A multidisciplinary team consisting of lighting suppliers and a group of "anthropologists" is exploring the possibility of improving the quality of life.
A nursing home in Denmark is working with academics, industry, and municipal researchers to determine whether a new circadian rhythm lighting system can improve the health and quality of life of people with dementia in the center.
This nursing home in Albertslund, Denmark, has installed a lamp that changes the color temperature and brightness throughout the day and follows the pattern of natural daylight. The lighting system comes from Danish supplier Chromaviso. In the morning, it slowly turned on. At noon, the light was the brightest, the bluest, and the coldest. At night, warm light was emitted in the corridors and public areas, and the blue frequency was cut off.
Many people with dementia have difficulty sleeping, sometimes because of their imbalance in circadian rhythms. The so-called circadian rhythm lighting helps to balance their sleep cycles, thereby improving their health and improving their well-being. In addition, moving from a familiar home environment to a nursing home may make them more uncomfortable.
Mona Funch, the nursing home manager, said: “A lot of our elderly people have a type of circadian rhythm disorder when they come in. This means that they don’t sleep well and may feel tired during the day, which may affect their quality of life. With the installation of circadian rhythm lighting, we hope to see a significant improvement in the circadian rhythm of our elderly people."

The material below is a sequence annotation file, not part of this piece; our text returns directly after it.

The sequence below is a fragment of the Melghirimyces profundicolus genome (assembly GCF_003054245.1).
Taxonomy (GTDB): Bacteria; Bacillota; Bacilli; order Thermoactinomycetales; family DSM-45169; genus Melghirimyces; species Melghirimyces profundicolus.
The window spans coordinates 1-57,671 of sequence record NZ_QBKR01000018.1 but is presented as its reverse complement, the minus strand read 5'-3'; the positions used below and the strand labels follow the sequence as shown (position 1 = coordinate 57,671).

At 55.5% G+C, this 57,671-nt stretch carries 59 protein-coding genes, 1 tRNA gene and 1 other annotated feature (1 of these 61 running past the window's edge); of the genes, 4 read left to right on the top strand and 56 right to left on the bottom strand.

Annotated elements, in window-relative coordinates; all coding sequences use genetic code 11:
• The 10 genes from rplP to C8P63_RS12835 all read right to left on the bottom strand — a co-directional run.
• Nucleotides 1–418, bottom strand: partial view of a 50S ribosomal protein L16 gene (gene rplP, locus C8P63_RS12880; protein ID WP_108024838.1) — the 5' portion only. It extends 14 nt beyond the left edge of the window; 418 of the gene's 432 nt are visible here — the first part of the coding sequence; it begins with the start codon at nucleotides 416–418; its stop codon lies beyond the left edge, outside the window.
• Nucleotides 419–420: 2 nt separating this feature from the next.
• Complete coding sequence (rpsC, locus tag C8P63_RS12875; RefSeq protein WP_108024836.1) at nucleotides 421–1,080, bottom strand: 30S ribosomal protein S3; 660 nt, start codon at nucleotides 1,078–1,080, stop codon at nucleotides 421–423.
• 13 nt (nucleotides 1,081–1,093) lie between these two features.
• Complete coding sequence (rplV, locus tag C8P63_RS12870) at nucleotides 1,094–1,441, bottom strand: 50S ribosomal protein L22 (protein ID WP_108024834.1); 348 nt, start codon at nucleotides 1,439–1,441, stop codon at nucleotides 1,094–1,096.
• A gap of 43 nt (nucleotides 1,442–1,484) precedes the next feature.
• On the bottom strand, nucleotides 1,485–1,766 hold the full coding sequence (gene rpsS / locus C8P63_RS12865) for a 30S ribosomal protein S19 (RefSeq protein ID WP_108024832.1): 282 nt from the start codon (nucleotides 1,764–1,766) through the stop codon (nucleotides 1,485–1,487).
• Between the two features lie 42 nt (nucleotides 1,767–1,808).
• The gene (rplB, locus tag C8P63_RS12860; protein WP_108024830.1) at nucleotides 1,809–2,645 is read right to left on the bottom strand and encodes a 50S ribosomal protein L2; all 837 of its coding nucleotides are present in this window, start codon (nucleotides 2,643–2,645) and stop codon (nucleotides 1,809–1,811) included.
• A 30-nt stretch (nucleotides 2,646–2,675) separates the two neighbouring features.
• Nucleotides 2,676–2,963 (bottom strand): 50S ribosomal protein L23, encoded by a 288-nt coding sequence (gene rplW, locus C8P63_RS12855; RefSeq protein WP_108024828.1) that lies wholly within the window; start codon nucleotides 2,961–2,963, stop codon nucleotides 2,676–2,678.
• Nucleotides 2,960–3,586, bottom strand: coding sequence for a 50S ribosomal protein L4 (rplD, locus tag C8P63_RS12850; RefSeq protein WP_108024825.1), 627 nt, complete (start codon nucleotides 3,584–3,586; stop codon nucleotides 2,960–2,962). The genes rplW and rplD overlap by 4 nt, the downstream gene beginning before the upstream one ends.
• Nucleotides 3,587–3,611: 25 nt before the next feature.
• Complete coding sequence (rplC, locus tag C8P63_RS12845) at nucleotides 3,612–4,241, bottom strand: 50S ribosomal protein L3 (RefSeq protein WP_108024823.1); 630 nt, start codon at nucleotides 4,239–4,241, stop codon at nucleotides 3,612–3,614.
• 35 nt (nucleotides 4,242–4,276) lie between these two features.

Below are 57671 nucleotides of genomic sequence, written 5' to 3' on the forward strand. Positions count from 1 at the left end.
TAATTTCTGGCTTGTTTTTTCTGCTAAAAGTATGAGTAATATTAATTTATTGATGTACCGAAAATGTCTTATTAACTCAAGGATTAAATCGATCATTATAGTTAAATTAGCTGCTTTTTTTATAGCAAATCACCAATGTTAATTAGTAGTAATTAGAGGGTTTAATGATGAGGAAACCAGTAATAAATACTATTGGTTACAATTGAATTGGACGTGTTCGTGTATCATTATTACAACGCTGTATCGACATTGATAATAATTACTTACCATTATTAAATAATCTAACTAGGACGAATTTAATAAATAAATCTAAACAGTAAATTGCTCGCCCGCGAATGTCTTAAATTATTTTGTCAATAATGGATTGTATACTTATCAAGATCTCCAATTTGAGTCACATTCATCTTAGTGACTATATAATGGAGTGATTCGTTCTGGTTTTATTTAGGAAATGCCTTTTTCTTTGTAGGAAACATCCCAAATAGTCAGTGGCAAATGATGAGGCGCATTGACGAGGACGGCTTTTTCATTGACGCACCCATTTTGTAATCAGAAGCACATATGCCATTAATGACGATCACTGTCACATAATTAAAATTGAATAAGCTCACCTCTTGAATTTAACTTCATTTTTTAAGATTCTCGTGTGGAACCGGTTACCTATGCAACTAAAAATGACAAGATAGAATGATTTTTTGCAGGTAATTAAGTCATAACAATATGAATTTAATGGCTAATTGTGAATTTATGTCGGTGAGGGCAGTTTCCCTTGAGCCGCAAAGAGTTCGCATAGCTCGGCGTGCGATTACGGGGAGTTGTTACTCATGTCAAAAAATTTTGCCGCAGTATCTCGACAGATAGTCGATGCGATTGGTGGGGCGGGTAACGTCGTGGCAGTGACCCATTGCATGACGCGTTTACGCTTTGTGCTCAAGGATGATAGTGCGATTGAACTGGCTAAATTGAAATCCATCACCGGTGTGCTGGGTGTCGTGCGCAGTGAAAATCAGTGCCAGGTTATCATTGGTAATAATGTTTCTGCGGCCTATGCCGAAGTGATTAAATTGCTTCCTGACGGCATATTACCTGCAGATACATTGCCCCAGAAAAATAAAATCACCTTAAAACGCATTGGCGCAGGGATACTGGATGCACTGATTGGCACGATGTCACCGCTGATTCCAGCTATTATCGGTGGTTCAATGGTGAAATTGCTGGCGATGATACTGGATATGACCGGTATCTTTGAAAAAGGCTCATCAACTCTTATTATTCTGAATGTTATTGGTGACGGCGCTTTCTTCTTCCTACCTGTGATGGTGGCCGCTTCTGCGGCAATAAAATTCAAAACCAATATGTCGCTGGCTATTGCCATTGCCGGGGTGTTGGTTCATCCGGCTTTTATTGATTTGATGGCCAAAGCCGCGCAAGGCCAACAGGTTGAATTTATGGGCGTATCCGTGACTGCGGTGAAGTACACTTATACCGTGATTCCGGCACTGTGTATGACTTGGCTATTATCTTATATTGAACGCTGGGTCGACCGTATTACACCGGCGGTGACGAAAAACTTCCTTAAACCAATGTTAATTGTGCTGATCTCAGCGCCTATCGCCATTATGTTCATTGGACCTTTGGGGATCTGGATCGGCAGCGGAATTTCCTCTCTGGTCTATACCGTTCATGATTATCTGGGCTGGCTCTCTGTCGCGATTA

This project, named Lightel, is not the first one. These include: OSRAM installed dimmable lighting equipment at the St. Augustine Memory Center in Neuss, Germany two years ago; Photonstar in the UK installed a circadian rhythm system in the dementia ward at St. Mary's Hospital in London.
However, the difference in this project is multidisciplinary. In addition to the lighting suppliers, the research team also has a clinical research center at Hvidovre Hospital and an anthropological light designer at Aalborg University in Copenhagen.
The entire project includes lighting, control, research and management. Divided into three phases, starting in November, 33 elderly and 35 employees were observed under normal lighting for 8 weeks. Then it was observed under circadian lighting for 8 weeks. Next is another phase of control under day and night lighting.
Torben Skov Hansen, Chromaviso's innovation manager, said: “We have specially modified circadian rhythm lighting for the dementia area to ensure that day and night lighting improves the well-being of the elderly, the work of employees, and the activities of nursing organizations throughout the day."
Mona Funch, the nursing home manager, added: “We hope that our seniors will sleep better at night when they sleep, that their attention will be improved, and that they will be more willing to actively participate in daily life.”
Denmark is a hotbed of circadian rhythm lighting and research.
Hospitals and nursing environments are suitable for circadian rhythm lighting research. In addition, day and night lighting, also known as people-oriented lighting or healthy lighting, has begun to appear in the office environment.
Dalian Xinghai Technology Co., Ltd.